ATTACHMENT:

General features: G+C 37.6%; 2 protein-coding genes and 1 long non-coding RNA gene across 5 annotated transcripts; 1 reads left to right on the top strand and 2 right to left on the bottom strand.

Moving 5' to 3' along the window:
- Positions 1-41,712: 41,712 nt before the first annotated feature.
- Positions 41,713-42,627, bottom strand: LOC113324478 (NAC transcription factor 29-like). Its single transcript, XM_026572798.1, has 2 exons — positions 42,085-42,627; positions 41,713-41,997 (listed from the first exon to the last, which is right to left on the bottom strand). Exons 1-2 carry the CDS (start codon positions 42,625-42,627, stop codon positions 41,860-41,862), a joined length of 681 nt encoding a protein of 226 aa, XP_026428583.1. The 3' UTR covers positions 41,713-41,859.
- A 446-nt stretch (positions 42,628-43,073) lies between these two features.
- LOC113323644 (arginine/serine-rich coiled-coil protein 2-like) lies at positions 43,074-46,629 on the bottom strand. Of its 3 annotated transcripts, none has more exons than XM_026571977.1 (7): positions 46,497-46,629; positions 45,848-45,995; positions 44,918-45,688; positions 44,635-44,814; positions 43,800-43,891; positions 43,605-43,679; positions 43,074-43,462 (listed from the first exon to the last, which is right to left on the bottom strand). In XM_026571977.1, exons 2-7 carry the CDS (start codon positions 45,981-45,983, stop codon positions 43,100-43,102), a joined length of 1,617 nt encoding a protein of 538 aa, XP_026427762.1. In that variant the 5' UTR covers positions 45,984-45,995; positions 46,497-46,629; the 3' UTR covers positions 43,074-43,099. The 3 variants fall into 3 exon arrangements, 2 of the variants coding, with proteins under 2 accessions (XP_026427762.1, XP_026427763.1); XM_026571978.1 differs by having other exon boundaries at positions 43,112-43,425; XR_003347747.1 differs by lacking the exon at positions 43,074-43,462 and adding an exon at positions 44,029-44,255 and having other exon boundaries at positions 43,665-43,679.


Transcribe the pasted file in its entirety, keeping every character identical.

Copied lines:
General features: G+C 37.6%; 2 protein-coding genes and 1 long non-coding RNA gene across 5 annotated transcripts; 1 reads left to right on the top strand and 2 right to left on the bottom strand.

Moving 5' to 3' along the window:
- Positions 1-41,712: 41,712 nt before the first annotated feature.
- Positions 41,713-42,627, bottom strand: LOC113324478 (NAC transcription factor 29-like). Its single transcript, XM_026572798.1, has 2 exons — positions 42,085-42,627; positions 41,713-41,997 (listed from the first exon to the last, which is right to left on the bottom strand). Exons 1-2 carry the CDS (start codon positions 42,625-42,627, stop codon positions 41,860-41,862), a joined length of 681 nt encoding a protein of 226 aa, XP_026428583.1. The 3' UTR covers positions 41,713-41,859.
- A 446-nt stretch (positions 42,628-43,073) lies between these two features.
- LOC113323644 (arginine/serine-rich coiled-coil protein 2-like) lies at positions 43,074-46,629 on the bottom strand. Of its 3 annotated transcripts, none has more exons than XM_026571977.1 (7): positions 46,497-46,629; positions 45,848-45,995; positions 44,918-45,688; positions 44,635-44,814; positions 43,800-43,891; positions 43,605-43,679; positions 43,074-43,462 (listed from the first exon to the last, which is right to left on the bottom strand). In XM_026571977.1, exons 2-7 carry the CDS (start codon positions 45,981-45,983, stop codon positions 43,100-43,102), a joined length of 1,617 nt encoding a protein of 538 aa, XP_026427762.1. In that variant the 5' UTR covers positions 45,984-45,995; positions 46,497-46,629; the 3' UTR covers positions 43,074-43,099. The 3 variants fall into 3 exon arrangements, 2 of the variants coding, with proteins under 2 accessions (XP_026427762.1, XP_026427763.1); XM_026571978.1 differs by having other exon boundaries at positions 43,112-43,425; XR_003347747.1 differs by lacking the exon at positions 43,074-43,462 and adding an exon at positions 44,029-44,255 and having other exon boundaries at positions 43,665-43,679.